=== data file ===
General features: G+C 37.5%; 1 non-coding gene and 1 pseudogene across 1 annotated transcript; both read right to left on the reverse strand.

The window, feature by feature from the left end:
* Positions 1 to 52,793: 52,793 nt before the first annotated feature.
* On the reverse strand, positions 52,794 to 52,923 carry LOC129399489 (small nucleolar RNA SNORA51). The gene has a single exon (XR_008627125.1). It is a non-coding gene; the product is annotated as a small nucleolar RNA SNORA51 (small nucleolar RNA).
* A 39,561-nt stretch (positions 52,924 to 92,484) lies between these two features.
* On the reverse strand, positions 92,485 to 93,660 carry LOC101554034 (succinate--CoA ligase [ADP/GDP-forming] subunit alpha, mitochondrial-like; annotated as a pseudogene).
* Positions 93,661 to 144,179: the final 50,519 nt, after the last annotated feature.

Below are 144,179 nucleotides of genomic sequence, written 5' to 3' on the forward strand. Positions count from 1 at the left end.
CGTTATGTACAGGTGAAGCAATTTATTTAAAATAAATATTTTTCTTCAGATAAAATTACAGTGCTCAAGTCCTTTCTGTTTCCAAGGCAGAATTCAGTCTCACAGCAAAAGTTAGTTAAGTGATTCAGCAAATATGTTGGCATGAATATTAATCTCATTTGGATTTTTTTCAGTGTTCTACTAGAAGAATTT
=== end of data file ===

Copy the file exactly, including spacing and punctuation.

General features: G+C 37.5%; 1 non-coding gene and 1 pseudogene across 1 annotated transcript; both read right to left on the reverse strand.

The window, feature by feature from the left end:
* Positions 1 to 52,793: 52,793 nt before the first annotated feature.
* On the reverse strand, positions 52,794 to 52,923 carry LOC129399489 (small nucleolar RNA SNORA51). The gene has a single exon (XR_008627125.1). It is a non-coding gene; the product is annotated as a small nucleolar RNA SNORA51 (small nucleolar RNA).
* A 39,561-nt stretch (positions 52,924 to 92,484) lies between these two features.
* On the reverse strand, positions 92,485 to 93,660 carry LOC101554034 (succinate--CoA ligase [ADP/GDP-forming] subunit alpha, mitochondrial-like; annotated as a pseudogene).
* Positions 93,661 to 144,179: the final 50,519 nt, after the last annotated feature.

Below are 144,179 nucleotides of genomic sequence, written 5' to 3' on the forward strand. Positions count from 1 at the left end.
CGTTATGTACAGGTGAAGCAATTTATTTAAAATAAATATTTTTCTTCAGATAAAATTACAGTGCTCAAGTCCTTTCTGTTTCCAAGGCAGAATTCAGTCTCACAGCAAAAGTTAGTTAAGTGATTCAGCAAATATGTTGGCATGAATATTAATCTCATTTGGATTTTTTTCAGTGTTCTACTAGAAGAATTT